Anybody have experience of authentic Lebanese cuisine and how easy it will be to eat GF outside Beirut?

I'm hoping to travel to the Lebanon with a friend in September but we will be staying outside Beirut, not in a touristy location. (Coeliac UK's travel section doesn't cover Lebanon.)

Anyone have experience please of what typical Lebanese dishes I need to avoid or be particularly careful with? I can stick to grilled meats, plain veg and salads if I have to, but if you tell me they use all gram flour or suchlike I will be deliriously happy :-)

9 Replies

  • There is a great blog about Lebanese food called "Dirty Kitchen Secrets". Perhaps having a look will help you identify safe and unsafe foods.

    I think you will have to beware of the couscous-based salads and things like fattoush which have bread in them. Lots of wheat-flour based desserts and cakes, lots of flat breads and wheat breads.

    Are you in hotels or self catering? I would take some gf wraps, pittas or tortillas so that you can get through the first few days. And take some gram flour if i had access to cooking facilities so that i could make socca as a flatbread substitute once my initial supply of wraps/tortillas had been eaten or gone off.

  • Many thanks, Kate, you've not only answered my question but pointed me to some amazing sounding recipes that I am going to have to try out to get myself in the mood!

    I must admit I'd forgotten I can't have couscous (it's something I'd never eat at home). I think I will do myself a "must not have" sign with all the major forbidden items in Arabic, and hope for the best. And pack Microlax in my washbag... just in case.

  • Have you found your way on to the coeliac UK travel pages yet?

    If your Arabic needs a little help, then there are translations in Arabic designed especially for Coeliacs on the Saudi Arabia page.

  • Thanks Regalbirdy, you're a superstar :-) I hadn't spotted Saudi in the list and yes, my Arabic is a tad deficient. As in, I can only say Hello, Goodbye and Thank you. Well it's a start and fortunately my French is fairly competent!

    I'm going to do a bit of cut 'n' paste to make myself 3-language flashcards in Arabic/French/English, and add a few extras to the forbidden list, such as couscous, moghrabieh, kishk.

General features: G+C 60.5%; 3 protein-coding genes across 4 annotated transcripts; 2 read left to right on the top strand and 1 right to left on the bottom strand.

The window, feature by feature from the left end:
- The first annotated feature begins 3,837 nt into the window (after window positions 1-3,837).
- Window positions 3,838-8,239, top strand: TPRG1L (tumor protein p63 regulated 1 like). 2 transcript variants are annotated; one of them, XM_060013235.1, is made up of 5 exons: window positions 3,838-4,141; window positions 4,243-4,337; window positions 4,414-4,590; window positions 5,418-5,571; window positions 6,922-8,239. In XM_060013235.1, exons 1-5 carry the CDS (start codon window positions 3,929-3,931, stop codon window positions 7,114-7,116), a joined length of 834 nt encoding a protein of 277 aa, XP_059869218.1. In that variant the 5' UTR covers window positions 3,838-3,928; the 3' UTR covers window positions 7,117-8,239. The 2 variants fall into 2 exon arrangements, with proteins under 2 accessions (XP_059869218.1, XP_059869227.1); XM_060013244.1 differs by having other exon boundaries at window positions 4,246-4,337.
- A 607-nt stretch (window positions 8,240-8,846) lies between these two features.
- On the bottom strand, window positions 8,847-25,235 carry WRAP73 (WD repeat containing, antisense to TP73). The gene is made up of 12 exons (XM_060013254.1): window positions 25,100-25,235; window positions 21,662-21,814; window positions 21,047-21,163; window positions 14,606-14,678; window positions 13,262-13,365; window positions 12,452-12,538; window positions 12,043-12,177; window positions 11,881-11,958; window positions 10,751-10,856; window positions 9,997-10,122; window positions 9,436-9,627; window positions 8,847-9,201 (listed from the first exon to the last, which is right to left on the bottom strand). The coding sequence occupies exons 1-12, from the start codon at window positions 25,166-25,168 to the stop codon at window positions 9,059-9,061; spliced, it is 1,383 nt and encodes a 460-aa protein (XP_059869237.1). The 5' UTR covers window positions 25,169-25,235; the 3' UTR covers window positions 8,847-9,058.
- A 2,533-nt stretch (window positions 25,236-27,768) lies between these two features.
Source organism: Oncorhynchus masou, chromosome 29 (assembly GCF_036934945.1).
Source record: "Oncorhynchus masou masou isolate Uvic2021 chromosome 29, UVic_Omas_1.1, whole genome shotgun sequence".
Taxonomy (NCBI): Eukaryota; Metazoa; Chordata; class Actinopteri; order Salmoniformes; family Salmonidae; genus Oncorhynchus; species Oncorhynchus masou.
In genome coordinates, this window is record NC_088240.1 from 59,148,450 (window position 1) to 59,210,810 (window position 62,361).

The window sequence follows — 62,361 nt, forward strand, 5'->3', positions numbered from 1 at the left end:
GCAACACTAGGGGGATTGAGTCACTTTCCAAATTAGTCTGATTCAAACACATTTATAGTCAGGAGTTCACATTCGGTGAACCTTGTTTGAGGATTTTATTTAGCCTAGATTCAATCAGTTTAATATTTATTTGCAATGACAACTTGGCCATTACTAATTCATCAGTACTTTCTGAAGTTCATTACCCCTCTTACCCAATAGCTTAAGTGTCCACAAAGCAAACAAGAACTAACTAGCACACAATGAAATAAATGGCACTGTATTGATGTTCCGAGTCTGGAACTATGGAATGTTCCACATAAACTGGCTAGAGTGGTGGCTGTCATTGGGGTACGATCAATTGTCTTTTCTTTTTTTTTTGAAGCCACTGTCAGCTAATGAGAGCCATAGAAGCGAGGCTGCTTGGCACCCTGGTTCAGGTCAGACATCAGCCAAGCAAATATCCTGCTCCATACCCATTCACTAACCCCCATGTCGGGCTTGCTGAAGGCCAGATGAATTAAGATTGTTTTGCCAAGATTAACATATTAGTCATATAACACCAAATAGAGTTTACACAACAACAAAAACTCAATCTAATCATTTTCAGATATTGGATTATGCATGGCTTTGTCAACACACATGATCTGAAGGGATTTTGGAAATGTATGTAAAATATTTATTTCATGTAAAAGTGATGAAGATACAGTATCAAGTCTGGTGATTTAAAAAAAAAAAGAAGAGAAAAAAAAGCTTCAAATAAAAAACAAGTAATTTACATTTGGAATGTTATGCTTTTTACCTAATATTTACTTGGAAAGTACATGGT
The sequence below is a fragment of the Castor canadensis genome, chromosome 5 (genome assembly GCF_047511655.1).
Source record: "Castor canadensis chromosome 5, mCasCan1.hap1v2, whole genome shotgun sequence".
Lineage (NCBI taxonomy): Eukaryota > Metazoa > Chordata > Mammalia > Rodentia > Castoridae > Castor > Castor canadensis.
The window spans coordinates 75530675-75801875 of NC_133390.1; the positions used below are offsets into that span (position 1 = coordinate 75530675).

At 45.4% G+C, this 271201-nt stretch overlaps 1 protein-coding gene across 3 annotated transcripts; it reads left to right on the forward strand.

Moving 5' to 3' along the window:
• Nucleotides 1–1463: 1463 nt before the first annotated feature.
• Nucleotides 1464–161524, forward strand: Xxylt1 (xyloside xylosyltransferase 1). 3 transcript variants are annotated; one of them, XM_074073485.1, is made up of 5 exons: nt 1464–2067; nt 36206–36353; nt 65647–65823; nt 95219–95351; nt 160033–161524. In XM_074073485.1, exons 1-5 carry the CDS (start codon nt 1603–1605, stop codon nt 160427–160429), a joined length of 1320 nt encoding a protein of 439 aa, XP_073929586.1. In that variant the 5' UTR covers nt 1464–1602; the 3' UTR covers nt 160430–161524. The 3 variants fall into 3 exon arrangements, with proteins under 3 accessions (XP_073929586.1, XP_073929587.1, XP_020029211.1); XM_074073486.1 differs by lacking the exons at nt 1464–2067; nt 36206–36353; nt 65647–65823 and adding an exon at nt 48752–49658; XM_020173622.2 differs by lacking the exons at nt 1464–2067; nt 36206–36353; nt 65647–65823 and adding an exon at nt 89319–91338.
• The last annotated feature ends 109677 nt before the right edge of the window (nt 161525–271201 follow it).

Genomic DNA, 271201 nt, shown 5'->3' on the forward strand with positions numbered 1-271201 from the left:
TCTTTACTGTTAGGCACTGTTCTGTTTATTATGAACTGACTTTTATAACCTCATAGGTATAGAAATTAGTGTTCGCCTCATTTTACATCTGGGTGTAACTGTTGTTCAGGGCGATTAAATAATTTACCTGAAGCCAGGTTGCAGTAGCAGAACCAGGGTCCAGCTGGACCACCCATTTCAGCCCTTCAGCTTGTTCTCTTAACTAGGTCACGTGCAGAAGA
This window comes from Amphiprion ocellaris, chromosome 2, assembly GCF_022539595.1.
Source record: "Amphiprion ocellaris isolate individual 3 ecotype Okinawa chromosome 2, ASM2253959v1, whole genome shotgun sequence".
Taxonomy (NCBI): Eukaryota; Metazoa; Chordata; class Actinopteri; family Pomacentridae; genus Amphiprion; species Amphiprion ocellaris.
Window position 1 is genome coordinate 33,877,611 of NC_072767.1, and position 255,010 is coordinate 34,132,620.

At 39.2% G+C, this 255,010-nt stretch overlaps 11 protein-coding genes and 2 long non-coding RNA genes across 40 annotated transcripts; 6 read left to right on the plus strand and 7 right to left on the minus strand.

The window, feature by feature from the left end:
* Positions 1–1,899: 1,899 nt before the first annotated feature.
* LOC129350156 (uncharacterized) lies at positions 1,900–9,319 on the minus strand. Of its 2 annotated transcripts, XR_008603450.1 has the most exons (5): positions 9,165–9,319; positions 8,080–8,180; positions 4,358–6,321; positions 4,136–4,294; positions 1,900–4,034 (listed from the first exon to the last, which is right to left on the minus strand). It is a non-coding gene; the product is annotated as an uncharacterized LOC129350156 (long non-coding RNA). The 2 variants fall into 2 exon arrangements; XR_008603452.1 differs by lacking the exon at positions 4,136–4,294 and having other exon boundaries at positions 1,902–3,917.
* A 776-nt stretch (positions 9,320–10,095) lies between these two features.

I'll ask the Guerrillas about freekeh...

    Thanks again for pointing me to the Arabic translations.

  • Glad I could help.

    I wouldn't have known about it myself except for the fact I am going to Germany next week and have been looking up the necessary german translations.

    I think there are other sites which do free translations as well. Might be worth googling for them?

    I have only ever eaten Lebanese food once and that was pre-GF. In my experience it was based heavily on flatbreads and gluten foods, so good luck with your diet.

  • It's looking like it could be a carb-free week! Still, as long as they can keep me in grilled chicken, aubergine, hummus and salad greens I'll be a happy bunny and I might even lose some weight :-) Thanks for the tips

  • I went to Lebanon two years ago (before I was diagnosed). Most of our time was in Beirut but most of he food we ate was gluten free eg beans, fish, meat, green salad, hummus, vegetables. Our guide told us this we were eating typical Lebanese food so I guess that is probably available elsewhere in the country. We did get some pasty type snacks which are obviously not for eating now. I hope you enjoy yourself - I really enjoyed being in Lebanon - the people are lovely.

  • Thanks Urbangirl, I'm really looking forward to it!

  • I meant to say that the fish and meat were grilled and we ate food like this with salad. Lots of starters with beans etc. We had the pasties in the Bekaar Valley and I didn't feel so good after eating them. Although I was un-diagnosed at the time I avoided a lot of bread stuff as it gave me problems and didn't get any illness at all apart from eating the pasties (they were lovely though!). In our hotel we had international cuisine so there was quite a choice. Breakfast was usually bread, fruit, yoghurt, eggs, cold meat and hummus. The staff were so kind to us and went out of their way to accommodate us.

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